Parallax & Stellar Distances NAME:
Distance Measurement Methods
A. Parallax from Images
In this exercise, you will determine the distances to stars that appear in a pair of images taken 3 months apart. Some stars are in different positions in the two images. You will also determine the minimum distance to those stars for which there is no measurable parallax.
Take a look at the two star field images. You can assume that the patch of sky in these images is near the plane of the ecliptic. (Note that these images are actually artificial constructions to make it possible to measure many stellar parallaxes in one image. In reality, stars that are close enough to us to have measurable parallaxes wouldn’t be so close together on the sky.) The images are “negatives,” so that stars appear black on a white background. The size of a star in the images is determined not by the star’s physical dimensions, but by its brightness. The brighter stars appear bigger than faint ones.
Step 1: Compare the two star images carefully, looking for stars that appear in different locations in the two images. You may find it helpful to lay image #1 on top of image #2, and hold them up to a light. Be careful to align the two images well (most stars will line up perfectly). You can also try using a ruler to check if separations or alignments between stars have changed.
Step 2: Mark each star that has moved noticeably with an arrow on image #1 • Draw the arrows in BELOW the stars, so they point “up” at the stars. Label each star with a number, letter or name.
Step 3: For each star that moves, estimate its center by eye as best you can on image #1，and make a small dot there with a pen or pencil. Then lay image #1 on top of image #2, and look for where each star moved to in image #2. Make a small dot on image #1 at the location where the star is centered in image #2. You should now have two dots on image #1 associated with each star that moves.
Step 4: Use a ruler to measure how far each star has shifted in the three-month period between image #1 and image #2. Make the measurements in millimeters (mm), and record each measurement in the second column of Table 1 on your worksheet.
Step 5: Convert your measurements in millimeters to an angular size using the following conversion:
1 mm = 0.1 arc-second
The resulting shift in units of arc-seconds is the known as the “parallax” of the star. Record the parallax values in the third column of Table 1.
Step 6: Compute the distances to each of the stars that moved noticeably. Use the parallax formula:
d = 1/p
Here d is the distance in parsecs (pc) and p is the parallax angle measured in arc- seconds. For example, a star with a parallax of 0.5 arcsec has a distance of 1/(0.5) = 2.0 pc. Record your results in the fourth column of Table 1.
Step 7: Compute the distances to each of the stars in light years (ly), and record your results in Table 1. Use the conversion:
1 pc = 3.26 ly
Step 8: Estimate the smallest apparent shift you hypothetically could have measured.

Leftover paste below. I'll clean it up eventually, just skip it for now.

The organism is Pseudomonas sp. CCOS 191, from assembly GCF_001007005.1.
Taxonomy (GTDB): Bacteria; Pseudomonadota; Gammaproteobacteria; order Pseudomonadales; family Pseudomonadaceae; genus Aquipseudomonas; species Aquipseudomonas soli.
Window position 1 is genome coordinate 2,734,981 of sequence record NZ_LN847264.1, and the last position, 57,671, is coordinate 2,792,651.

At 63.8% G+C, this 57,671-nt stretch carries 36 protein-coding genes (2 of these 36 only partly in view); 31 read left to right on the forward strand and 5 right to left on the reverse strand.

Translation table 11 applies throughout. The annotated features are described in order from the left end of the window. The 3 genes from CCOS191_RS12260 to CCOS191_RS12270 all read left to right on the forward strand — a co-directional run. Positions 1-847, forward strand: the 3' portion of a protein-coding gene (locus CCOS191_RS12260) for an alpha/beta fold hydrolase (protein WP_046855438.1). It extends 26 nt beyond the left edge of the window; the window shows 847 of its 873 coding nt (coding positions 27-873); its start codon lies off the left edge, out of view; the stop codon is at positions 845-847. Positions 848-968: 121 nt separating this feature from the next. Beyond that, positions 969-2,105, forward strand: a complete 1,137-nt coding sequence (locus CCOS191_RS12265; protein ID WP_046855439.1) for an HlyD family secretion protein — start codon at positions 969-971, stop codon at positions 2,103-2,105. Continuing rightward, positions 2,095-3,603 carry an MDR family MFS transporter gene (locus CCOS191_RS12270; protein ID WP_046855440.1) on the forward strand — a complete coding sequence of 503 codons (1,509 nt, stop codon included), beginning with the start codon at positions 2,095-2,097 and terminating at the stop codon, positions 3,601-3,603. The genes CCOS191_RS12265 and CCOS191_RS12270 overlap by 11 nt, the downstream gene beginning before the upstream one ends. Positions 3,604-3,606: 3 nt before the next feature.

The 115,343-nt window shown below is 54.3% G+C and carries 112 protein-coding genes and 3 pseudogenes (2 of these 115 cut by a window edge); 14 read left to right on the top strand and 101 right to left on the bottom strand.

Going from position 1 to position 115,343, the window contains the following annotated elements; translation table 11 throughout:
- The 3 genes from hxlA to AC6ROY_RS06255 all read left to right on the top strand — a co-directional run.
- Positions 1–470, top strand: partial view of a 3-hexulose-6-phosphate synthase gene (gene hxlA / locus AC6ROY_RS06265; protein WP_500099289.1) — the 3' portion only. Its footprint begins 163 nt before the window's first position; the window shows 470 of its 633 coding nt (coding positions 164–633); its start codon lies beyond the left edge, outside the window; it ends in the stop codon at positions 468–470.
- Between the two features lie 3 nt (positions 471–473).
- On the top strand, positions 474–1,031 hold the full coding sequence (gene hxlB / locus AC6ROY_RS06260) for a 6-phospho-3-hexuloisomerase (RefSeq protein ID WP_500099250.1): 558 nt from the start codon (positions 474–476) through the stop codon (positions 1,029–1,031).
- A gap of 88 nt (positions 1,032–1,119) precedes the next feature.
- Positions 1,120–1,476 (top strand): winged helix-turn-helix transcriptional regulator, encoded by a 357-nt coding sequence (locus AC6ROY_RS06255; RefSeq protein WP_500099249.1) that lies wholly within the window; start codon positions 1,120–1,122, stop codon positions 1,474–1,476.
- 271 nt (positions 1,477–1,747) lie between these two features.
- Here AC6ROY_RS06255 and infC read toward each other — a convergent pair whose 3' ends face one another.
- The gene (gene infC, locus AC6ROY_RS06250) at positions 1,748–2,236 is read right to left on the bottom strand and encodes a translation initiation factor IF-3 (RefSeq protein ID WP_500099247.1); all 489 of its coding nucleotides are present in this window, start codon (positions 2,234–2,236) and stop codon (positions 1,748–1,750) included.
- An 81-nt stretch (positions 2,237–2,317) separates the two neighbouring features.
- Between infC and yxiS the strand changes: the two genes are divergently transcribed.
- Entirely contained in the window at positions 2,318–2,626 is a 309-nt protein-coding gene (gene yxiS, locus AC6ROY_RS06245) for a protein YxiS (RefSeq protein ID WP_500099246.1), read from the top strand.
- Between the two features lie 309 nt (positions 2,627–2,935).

That is, how far in mm would a star need to have shifted for you to be able to notice the shift? What does this smallest measurable shift correspond to in arc-seconds? Then compute the distance to a star that has this value of the parallax, following steps 5 and 6 above. Record your answers on the worksheet, and answer the following questions.
Q1: Look at your results from Step 6 (distance column in Table 1) above. What, if anything, can be said about the distances of stars that didn’t seem to move from image #1 to image #2? [For example, “they must be closer than.”.” or “they must be farther away than….” Fill in the blank with a number.]
Q2: Suppose you observed the same field of stars 3 months after image #2 was taken. Describe in words how you would expect the positions of stars to appear. Include a sketch if that would help explain what you would see.
Q3: Suppose you observed the field once more 9 months after image #2 was taken. Describe in words how you would expect the apparent positions of stars to compare to those observed in image #1 and/or image #2.
Q4: Put aside the images you’ve been working on for a moment. Imagine that all the stars in the galaxy have the same intrinsic brightness, like light bulbs all of the same wattage. Stars would then appear brighter or fainter depending on whether they were relatively close or relatively far away from the Earth. ]f this were the case, which stars would appear brighter as seen from Earth: those with large parallaxes, or those with small parallaxes? Explain.
Q5: Now consider the results of your analysis of the two images. Are the results consistent with the hypothesis that all stars in the Galaxy have the same intrinsic brightness? Why or why not? If not, give at least one specific example from this exercise that proves your point.
TABLE 1: Stars with Measurable Parallaxes
Amount of shift (mm)
Smallest possible measurable shift: mm
Smallest possible measurable parallax: arcsec
Distance to star for which a parallax could just barely be measured: pc